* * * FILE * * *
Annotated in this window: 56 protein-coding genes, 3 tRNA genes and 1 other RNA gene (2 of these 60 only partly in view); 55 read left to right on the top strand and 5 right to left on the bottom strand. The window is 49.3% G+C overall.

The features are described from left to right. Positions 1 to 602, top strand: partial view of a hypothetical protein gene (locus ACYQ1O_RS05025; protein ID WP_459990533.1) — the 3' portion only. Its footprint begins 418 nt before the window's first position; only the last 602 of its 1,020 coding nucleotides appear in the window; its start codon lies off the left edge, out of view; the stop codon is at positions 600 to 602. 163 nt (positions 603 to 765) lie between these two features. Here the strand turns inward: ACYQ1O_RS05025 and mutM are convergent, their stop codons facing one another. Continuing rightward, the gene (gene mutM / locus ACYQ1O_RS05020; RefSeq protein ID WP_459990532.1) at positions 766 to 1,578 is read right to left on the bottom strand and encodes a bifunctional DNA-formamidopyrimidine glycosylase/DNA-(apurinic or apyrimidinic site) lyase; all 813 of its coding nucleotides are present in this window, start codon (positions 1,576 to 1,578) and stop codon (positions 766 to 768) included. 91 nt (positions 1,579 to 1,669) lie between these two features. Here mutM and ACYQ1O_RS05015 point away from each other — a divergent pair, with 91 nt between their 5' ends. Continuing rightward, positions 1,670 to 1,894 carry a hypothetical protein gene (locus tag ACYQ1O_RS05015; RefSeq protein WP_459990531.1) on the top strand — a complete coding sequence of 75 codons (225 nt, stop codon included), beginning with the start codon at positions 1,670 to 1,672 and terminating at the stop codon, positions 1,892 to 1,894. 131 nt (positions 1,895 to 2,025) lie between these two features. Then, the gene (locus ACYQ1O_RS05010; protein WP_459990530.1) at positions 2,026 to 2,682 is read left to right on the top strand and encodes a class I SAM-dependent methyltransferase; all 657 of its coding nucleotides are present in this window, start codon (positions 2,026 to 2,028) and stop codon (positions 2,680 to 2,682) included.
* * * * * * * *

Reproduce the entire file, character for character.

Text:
Annotated in this window: 56 protein-coding genes, 3 tRNA genes and 1 other RNA gene (2 of these 60 only partly in view); 55 read left to right on the top strand and 5 right to left on the bottom strand. The window is 49.3% G+C overall.

The features are described from left to right. Positions 1 to 602, top strand: partial view of a hypothetical protein gene (locus ACYQ1O_RS05025; protein ID WP_459990533.1) — the 3' portion only. Its footprint begins 418 nt before the window's first position; only the last 602 of its 1,020 coding nucleotides appear in the window; its start codon lies off the left edge, out of view; the stop codon is at positions 600 to 602. 163 nt (positions 603 to 765) lie between these two features. Here the strand turns inward: ACYQ1O_RS05025 and mutM are convergent, their stop codons facing one another. Continuing rightward, the gene (gene mutM / locus ACYQ1O_RS05020; RefSeq protein ID WP_459990532.1) at positions 766 to 1,578 is read right to left on the bottom strand and encodes a bifunctional DNA-formamidopyrimidine glycosylase/DNA-(apurinic or apyrimidinic site) lyase; all 813 of its coding nucleotides are present in this window, start codon (positions 1,576 to 1,578) and stop codon (positions 766 to 768) included. 91 nt (positions 1,579 to 1,669) lie between these two features. Here mutM and ACYQ1O_RS05015 point away from each other — a divergent pair, with 91 nt between their 5' ends. Continuing rightward, positions 1,670 to 1,894 carry a hypothetical protein gene (locus tag ACYQ1O_RS05015; RefSeq protein WP_459990531.1) on the top strand — a complete coding sequence of 75 codons (225 nt, stop codon included), beginning with the start codon at positions 1,670 to 1,672 and terminating at the stop codon, positions 1,892 to 1,894. 131 nt (positions 1,895 to 2,025) lie between these two features. Then, the gene (locus ACYQ1O_RS05010; protein WP_459990530.1) at positions 2,026 to 2,682 is read left to right on the top strand and encodes a class I SAM-dependent methyltransferase; all 657 of its coding nucleotides are present in this window, start codon (positions 2,026 to 2,028) and stop codon (positions 2,680 to 2,682) included.